Baquet, 57, is a Pulitzer Prize recipient and former editor of the Los Angeles Times. ‘New York Times’ publisher Arthur Sulzberger describes Baquet as “an exceptional reporter and editor with impeccable news judgment who enjoys the confidence and support of his colleagues around the world and across the organization.”

The change in leadership is effective immediately.

By, Joyce Philippe

With contributions from and


Video, The New York Times


Abramson Replaced As Editor

Dean Baquet First African-American Editor

Baquet Named ‘Fierce Advocate’

Facebook: The New York Times

Twitter: The New York Times

“Black Girls Code” Aims to Break Racial and Gender Barriers in STEM


Photo Credit,

TALLLAHASSEE, FL – Black Girls Code is a non-profit organization that  educates young girls of color in STEM-related skills. The San Francisco-based initiative, founded in 2011, works to break down racial barriers in the technology field for African-American women.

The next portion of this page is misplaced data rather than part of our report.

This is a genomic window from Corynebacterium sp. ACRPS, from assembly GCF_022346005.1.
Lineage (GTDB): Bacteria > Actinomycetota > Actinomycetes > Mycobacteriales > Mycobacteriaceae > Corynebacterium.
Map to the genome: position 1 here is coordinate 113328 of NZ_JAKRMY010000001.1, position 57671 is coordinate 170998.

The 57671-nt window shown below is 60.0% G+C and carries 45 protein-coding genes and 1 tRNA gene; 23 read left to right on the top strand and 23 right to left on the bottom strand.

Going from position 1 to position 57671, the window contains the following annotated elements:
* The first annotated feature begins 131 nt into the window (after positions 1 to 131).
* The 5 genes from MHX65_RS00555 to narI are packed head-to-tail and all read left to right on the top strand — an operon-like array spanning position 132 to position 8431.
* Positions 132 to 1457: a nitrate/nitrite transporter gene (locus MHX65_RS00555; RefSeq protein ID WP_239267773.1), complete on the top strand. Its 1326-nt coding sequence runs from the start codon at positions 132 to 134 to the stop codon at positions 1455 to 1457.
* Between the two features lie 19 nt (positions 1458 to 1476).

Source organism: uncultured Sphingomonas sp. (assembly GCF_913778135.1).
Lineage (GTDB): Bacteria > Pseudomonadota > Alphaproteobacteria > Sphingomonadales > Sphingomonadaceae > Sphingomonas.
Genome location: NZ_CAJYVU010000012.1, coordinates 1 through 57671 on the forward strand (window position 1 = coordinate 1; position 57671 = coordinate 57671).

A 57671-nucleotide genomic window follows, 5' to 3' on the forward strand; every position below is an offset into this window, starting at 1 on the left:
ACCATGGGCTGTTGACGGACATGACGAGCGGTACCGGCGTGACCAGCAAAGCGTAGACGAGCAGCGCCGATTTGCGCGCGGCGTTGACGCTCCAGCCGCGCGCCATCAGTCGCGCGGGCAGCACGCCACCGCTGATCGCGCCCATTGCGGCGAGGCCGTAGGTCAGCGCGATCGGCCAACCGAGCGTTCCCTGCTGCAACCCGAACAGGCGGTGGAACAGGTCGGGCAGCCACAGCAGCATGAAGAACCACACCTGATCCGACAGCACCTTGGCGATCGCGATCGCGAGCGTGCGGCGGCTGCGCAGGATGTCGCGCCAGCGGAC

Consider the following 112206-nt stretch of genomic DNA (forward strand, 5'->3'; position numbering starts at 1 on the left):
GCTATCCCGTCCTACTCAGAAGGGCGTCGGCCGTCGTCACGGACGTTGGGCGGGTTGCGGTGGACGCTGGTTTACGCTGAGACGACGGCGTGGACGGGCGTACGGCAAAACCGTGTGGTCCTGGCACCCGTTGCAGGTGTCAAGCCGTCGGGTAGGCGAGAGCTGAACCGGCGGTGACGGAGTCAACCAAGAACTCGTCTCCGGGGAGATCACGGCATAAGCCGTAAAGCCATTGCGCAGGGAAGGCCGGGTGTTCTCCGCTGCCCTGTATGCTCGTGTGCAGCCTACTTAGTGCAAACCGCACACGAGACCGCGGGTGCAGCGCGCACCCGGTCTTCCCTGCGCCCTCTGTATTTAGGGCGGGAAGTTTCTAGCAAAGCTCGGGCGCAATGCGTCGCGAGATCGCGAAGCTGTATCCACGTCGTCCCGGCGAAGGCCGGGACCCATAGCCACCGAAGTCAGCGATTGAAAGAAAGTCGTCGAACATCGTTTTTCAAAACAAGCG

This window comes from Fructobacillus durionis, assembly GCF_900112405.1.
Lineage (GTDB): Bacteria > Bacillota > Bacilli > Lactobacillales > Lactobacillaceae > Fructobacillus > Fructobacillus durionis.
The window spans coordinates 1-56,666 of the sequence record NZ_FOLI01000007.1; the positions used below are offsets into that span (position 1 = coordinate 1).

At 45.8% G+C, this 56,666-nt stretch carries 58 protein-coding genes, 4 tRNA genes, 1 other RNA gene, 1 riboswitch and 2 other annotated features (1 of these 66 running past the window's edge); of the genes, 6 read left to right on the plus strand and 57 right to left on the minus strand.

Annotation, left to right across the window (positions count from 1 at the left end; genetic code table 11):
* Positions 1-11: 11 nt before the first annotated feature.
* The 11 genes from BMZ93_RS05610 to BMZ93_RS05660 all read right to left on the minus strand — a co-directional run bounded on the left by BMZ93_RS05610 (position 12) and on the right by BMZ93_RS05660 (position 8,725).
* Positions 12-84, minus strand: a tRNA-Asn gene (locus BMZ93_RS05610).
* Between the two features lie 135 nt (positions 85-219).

STEM stands for Science, Technology, Engineering and Math. Founder Kimberly Bryant studied electrical engineering as a young college student. As she continued her studies, she began  to feel culturally isolated, usually being the only African-American woman in her classes.The National Center for Women & Information Technology says black women comprised only 3 percent of the computer workforce. Bryant sought to educate girls to break the stereotypes that women of color have no interest in technology careers.

McKeever E. Conwell, an instructor at the non-profit organization Code Fever understands the reasoning behind the minority representation in STEM fields. “It’s not that Black or minority children aren’t smart enough, [it’s that] their school systems aren’t good enough.”

Schools in low-income areas are often given second hand materials and books from highly ranked schools that are often outdated. Kimberly Bryant’s goal is to reach into communities that lack resources to promote digital education.”The scarcity of Black women in this field has little to do with lack of interest and more to do with lack of resources and opportunities and she wants to be able to provide a space where these resources and opportunities are available.”

Sandra Horne, staff  at Black Girls Code says that although getting students motivated may be a challenge, with the proper approach and care, they can be cultivated into great leaders.